The Eastern New Mexico News - Serving Clovis, Portales and the Surrounding Communities

Quay County lawmakers discuss challenges

 

June 9, 2019

Kevin Wilson

Sen. Pete Campos, D-Las Vegas, spoke about shared challenges and opportuniites during Thursday's legislator forum at the Tucumcari Convention Center. Joining him were Sen. Pat Woods, R-Broadview; and Rep. Jack Chatfield, R-Mosquero.

TUCUMCARI - Be it a senator or a representative, Republican or Democrat, representatives of Quay County assured their constituents the challenges faced in Tucumcari were the same challenges in pretty much every city they represent.

The populations are dwindling and aging, but the population that remains needs upgraded infrastructure and adequately funded schools.

A key, Sen. Pete Campos, D-Las Vegas, said at Thursday's legislator forum at the Tucumcari Convention Center, was for the communities of rural New Mexico to work together for shared success.

"We've always seen good things from promoting 'Tucumcari Tonite,'" Campos said. "They can go swimming in Santa Rosa, then spend the night (in Tucumcari)."

Campos, fellow Sen. Pat Woods, R-Broadview, and Rep. Jack Chatfield, R-Mosquero, spoke to a lunchtime forum organized by the Greater Tucumcari Economic Development Corporation. The legislators spoke on some of the successes and failures in the 1,161 measures introduced during the 2019 Legislature and the passage of about 22 percent of them.

"Thank goodness we're not effective," Chatfield joked.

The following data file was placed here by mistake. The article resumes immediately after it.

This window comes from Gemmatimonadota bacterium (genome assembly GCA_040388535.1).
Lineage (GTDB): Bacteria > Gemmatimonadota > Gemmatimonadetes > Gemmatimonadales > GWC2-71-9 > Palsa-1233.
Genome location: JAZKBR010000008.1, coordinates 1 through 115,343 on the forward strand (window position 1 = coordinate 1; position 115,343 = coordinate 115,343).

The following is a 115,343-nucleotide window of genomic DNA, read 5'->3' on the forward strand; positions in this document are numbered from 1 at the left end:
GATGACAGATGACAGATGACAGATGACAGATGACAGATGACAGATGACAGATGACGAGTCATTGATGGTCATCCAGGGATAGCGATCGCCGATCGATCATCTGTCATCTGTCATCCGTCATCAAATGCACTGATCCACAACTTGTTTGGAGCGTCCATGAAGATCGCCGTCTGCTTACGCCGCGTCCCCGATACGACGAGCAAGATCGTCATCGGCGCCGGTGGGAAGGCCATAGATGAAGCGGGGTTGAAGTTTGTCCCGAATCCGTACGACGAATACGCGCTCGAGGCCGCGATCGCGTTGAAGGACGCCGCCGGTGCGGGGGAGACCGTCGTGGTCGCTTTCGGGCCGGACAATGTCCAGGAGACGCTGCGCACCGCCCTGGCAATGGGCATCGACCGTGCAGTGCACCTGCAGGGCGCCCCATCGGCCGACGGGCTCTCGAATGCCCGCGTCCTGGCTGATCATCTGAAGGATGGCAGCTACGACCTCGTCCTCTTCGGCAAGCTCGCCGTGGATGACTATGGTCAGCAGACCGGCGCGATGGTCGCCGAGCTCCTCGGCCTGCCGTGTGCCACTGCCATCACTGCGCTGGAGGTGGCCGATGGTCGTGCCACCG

While there were things Chatfield said he liked about the first $7 billion budget in state history, he had concerns about the sustainability of some of the expenses. He specifically mentioned the state's film tax incentives.

"It looks like the film industry is really looking to put money in New Mexico," Chatfield said. "I want to see some of that in Tucumcari, Clovis, Mosquero, Roy. If they don't, we'll talk later. We're not just putting up the dollars for Santa Fe and Albuquerque."

Woods said one of the expected challenges going into 2019 was a new governor, and turnover in various state committees that comes with new administrations. He was clearly discussing the New Mexico Racing Commission, which was recently replaced by Gov. Michelle Lujan-Grisham.

What's next for the racing commission and the sixth license that both Tucumcari and Clovis are eyeing?

"Hell, I've got no idea," Woods said. "I'm in a heck of a position. I've got two cities in this fight. I'm best to keep my nose out of the middle, but I understand how important that can be to your town."

Patrick Vanderpool of the GTEDC commended legislators on four items - New Mexico Partnership funding, appropriations for the state LEDA fund, a common-sense approach to increasing the minimum wage and the highway jobs tax credit.

Carmen Runyan of the Tucumcari Chamber of Commerce asked how smaller towns could retain and attract youth. Chatfield said wind energy would be a key, and felt Mesalands Community College was in a prime position to train people for the field.

"We may not all have gas or oil on our property, but we all have wind blowing over the top of us," Chatfield said. "If young people are going to stay in our state, they have to have jobs."

Woods fielded a question about putting New Mexico in a position where hemp would be a viable cash crop, as Tucumcari has an ideal climate to raise the plant. Woods said the first step is establishing hemp processors in the state, which can then lead to businesses to take advantage of the processed crop.

Campos advised the audience to be involved in interim committee meetings, and to build connections with legislators in other districts because it pays dividends in future legislative sessions.

He gave the audience three focuses - government officials in neighboring communities working together, identifying infrastructure that can be fixed easily and what advances each community can realistically make.

 
 

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